Featured Research

from universities, journals, and other organizations

Public health messages encourage fathers to speak with their children about sex, study finds

Date:
September 6, 2012
Source:
RTI International
Summary:
Public health messages may help encourage fathers to have more conversations with their children about waiting to become sexually active, according to researchers.

Public health messages may help encourage fathers to have more conversations with their children about waiting to become sexually active, according to researchers at RTI International and George Washington University.

The study, published in The American Journal of Health Promotion, examined changes in parent-child communication habits following exposure to public health messages over 18 months.

During the study period, more than 1,200 parents of adolescent or pre-adolescent children were exposed to video, print and audio public service announcements (PSAs) that promoted the benefits of speaking to their children about delaying initiation of sexual activity. The PSAs were a part of Parents Speak Up National Campaign, a multimedia social marketing campaign aimed at promoting parent-child communication about sex. A control group of almost 700 parents were not exposed to the messages.

The researchers found that fathers exposed to campaign messages demonstrated a consistent and increasing pattern of father-child communication over the 18-month period compared to fathers who were not exposed to the PSAs.

However, among mothers, the PSAs had little lasting impact. Although there was some evidence of impact following initial exposure, the frequency of mother-child communication across the 18-month period did not differ between mothers exposed to the campaign messages and those not exposed.

"With this study, we wanted to extend our understanding of the impact of health-related PSA campaigns on parent-child communication patterns and explore these communication patterns as a developmental process over an extended period of time," said Jonathan L. Blitstein, Ph.D., a research psychologist at RTI and lead author of the study. "We found that mothers and fathers respond differently to these messages and that may be due to the fact that mothers in general are more likely to talk to their children about sensitive topics, such as sexual behavior. We also saw the importance of repeat exposure, which offers multiple opportunities for leaning and persuasion."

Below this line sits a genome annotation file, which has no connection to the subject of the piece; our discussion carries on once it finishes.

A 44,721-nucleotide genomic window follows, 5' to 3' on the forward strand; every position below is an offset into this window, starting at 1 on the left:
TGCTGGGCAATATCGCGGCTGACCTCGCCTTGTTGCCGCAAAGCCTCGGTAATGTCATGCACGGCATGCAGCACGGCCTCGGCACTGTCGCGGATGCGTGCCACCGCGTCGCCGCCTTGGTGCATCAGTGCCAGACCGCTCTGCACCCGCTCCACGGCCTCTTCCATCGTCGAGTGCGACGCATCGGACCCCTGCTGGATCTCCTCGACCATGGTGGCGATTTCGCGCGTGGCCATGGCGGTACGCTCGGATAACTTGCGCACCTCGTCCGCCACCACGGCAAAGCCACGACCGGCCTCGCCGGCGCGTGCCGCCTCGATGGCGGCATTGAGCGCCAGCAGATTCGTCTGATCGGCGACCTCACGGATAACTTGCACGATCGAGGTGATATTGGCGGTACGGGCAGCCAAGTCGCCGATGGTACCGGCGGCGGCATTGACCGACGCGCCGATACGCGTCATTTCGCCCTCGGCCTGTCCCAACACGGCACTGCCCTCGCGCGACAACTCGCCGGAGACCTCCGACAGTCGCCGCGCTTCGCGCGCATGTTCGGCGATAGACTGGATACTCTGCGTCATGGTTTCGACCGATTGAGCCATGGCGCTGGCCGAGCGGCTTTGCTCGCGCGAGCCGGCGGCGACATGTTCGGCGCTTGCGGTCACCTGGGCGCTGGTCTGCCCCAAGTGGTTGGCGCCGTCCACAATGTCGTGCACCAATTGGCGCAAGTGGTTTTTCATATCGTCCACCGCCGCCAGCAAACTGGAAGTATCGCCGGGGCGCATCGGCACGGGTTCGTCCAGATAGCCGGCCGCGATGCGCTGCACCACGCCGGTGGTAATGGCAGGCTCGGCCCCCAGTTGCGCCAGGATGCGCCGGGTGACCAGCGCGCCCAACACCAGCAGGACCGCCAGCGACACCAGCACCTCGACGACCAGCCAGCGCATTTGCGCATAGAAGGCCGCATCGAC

At the conclusion of the study period, fathers exposed to the PSAs communicated with their children about sex at levels that were similar to the baseline level of mothers. These results, researchers said, underscore the potential of fathers to become more involved in talking with their children about potentially sensitive and important topics.

"Given generally low rates at which fathers tend to engage their children in conversations about sex, even modest increases can produce meaningful gains," Blitstein said.


Story Source:

The above story is based on materials provided by RTI International. Note: Materials may be edited for content and length.


Journal Reference:

  1. Jonathan L. Blitstein, W. Douglas Evans, Kevin C. Davis, Kian Kamyab. Repeated Exposure to Media Messages Encouraging Parent-Child Communication About Sex: Differential Trajectories for Mothers and Fathers. American Journal of Health Promotion, 2012; 27 (1): 43 DOI: 10.4278/ajhp.110302-QUAN-95